03 - 07 - 2024

The Ultimate Guide to Hop Contracting

Mountain of hop conest for processing to fulfil a hop contract at Crosby Hops facility in Oregon, USA.

Hop Contracting is an essential part of commercial brewing. Let’s face it, hop contracting can be a scary and daunting task, one that most brewers hate to face. We’ve all heard stories of breweries caught up in bad contracts, sometimes for several years. Creating, signing, keeping up with a hop contract, and, crucially, acknowledging when it can’t be done – is something we have all been guilty of putting off, especially as it often involves poring over spreadsheets and attempting to forecast the future. This is never fun.

We must recognise that hop contracts are one of the most important tools in your armoury as a brewer or operations manager, and, armed with the right knowledge and the right partner, a hop contract can guarantee you get the most out of one of the key ingredients in your beer.

If you’ve not contracted hops before, or if you haven’t contracted for a while, it could be the time to re-evaluate and give hop contracting a go. Even if you already hop contract, you even might find a few useful hop contracting tips in here which might help you out in the future. Read on…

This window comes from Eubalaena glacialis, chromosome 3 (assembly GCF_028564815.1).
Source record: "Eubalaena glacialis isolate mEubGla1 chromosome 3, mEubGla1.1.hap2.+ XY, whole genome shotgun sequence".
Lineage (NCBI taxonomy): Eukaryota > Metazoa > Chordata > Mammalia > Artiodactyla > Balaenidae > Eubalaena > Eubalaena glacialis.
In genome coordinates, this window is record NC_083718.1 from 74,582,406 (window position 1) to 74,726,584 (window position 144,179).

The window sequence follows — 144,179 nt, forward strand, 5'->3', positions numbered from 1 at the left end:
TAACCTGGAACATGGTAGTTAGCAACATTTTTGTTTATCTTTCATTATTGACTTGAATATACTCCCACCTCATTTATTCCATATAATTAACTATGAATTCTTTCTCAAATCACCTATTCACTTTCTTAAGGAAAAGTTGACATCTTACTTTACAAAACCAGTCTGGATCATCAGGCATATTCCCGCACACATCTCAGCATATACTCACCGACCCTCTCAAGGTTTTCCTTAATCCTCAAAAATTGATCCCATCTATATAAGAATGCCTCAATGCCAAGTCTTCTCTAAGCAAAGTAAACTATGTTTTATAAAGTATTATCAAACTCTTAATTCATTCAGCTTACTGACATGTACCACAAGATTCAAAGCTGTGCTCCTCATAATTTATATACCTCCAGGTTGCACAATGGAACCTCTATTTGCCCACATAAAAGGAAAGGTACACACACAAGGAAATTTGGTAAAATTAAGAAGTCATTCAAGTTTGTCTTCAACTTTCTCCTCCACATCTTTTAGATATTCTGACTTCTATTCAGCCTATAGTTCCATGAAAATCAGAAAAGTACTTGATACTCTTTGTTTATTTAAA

"hop contracts are one of the most important tools in your armoury... a hop contract can guarantee you get the most out of one of the key ingredients in your beer."
Pile of hops at Crosby Hops™ hop processing plant in Oregon, Pacific North West USA.

Hop Contracting in 2024

Just like the brewing industry – as well as both on-trade and off-trade consumer beer demand – the hop industry has been in a state of flux. The craft boom, Covid, supply chain issues, war in Ukraine, cost of living crisis, interest rate rises – all have compounded to have their effect in micro and macro levels on consumer behaviour, and on brewery business models too. With this, we’ve seen changing demands and trends – from the historic days of a simple core range of beers, to a VAST proliferation of experimental styles, and, as things stand currently, back to something approaching a consolidation of the two. Given that hops are an agricultural product used (almost) solely in the production of beer, this has left the hop industry in a state of flux as well. With an ever-changing market, it’s more important than ever to review your approach to hop contracting.

Why Should I Have a Hop Contract?

The elephant in the room is the most fundamental one – particularly for those of us who’ve enjoyed a relatively good pick of hops from spot lists over the last few years – and that is, should you bother with a hop contract at all?

The answer here is that hop contracts aren’t right for every brewery, and it’s inadvisable for every brewery to take ALL of their hops on a contract (more on that later). However, there are crucial benefits to hop contracting. Some of those benefits are obvious, and some you might not be expecting:

"the hop industry is in a state of flux - hops strung in the Pacific North West USA are down 18% this year"
Craft Beer Hops on a bine in a field in Oregon hop growing country in Pacific North West USA

Guarantee Your Hop Supply